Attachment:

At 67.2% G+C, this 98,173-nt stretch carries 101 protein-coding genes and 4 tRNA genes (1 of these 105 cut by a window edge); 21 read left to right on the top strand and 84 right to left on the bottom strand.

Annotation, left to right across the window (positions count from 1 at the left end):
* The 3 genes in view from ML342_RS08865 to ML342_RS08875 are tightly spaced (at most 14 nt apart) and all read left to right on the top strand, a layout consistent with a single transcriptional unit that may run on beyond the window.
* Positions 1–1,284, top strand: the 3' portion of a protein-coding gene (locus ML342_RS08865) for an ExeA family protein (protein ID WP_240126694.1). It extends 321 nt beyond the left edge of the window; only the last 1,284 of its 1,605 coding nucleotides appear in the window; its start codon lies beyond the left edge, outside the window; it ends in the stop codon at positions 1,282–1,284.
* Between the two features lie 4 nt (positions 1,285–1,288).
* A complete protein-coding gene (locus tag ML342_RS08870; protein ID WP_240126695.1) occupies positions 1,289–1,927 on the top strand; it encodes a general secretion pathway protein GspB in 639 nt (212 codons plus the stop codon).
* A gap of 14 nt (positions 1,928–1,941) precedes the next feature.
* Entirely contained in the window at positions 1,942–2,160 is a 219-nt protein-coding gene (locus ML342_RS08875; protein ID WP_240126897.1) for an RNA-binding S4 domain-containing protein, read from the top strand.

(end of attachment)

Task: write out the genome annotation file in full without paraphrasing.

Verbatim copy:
At 67.2% G+C, this 98,173-nt stretch carries 101 protein-coding genes and 4 tRNA genes (1 of these 105 cut by a window edge); 21 read left to right on the top strand and 84 right to left on the bottom strand.

Annotation, left to right across the window (positions count from 1 at the left end):
* The 3 genes in view from ML342_RS08865 to ML342_RS08875 are tightly spaced (at most 14 nt apart) and all read left to right on the top strand, a layout consistent with a single transcriptional unit that may run on beyond the window.
* Positions 1–1,284, top strand: the 3' portion of a protein-coding gene (locus ML342_RS08865) for an ExeA family protein (protein ID WP_240126694.1). It extends 321 nt beyond the left edge of the window; only the last 1,284 of its 1,605 coding nucleotides appear in the window; its start codon lies beyond the left edge, outside the window; it ends in the stop codon at positions 1,282–1,284.
* Between the two features lie 4 nt (positions 1,285–1,288).
* A complete protein-coding gene (locus tag ML342_RS08870; protein ID WP_240126695.1) occupies positions 1,289–1,927 on the top strand; it encodes a general secretion pathway protein GspB in 639 nt (212 codons plus the stop codon).
* A gap of 14 nt (positions 1,928–1,941) precedes the next feature.
* Entirely contained in the window at positions 1,942–2,160 is a 219-nt protein-coding gene (locus ML342_RS08875; protein ID WP_240126897.1) for an RNA-binding S4 domain-containing protein, read from the top strand.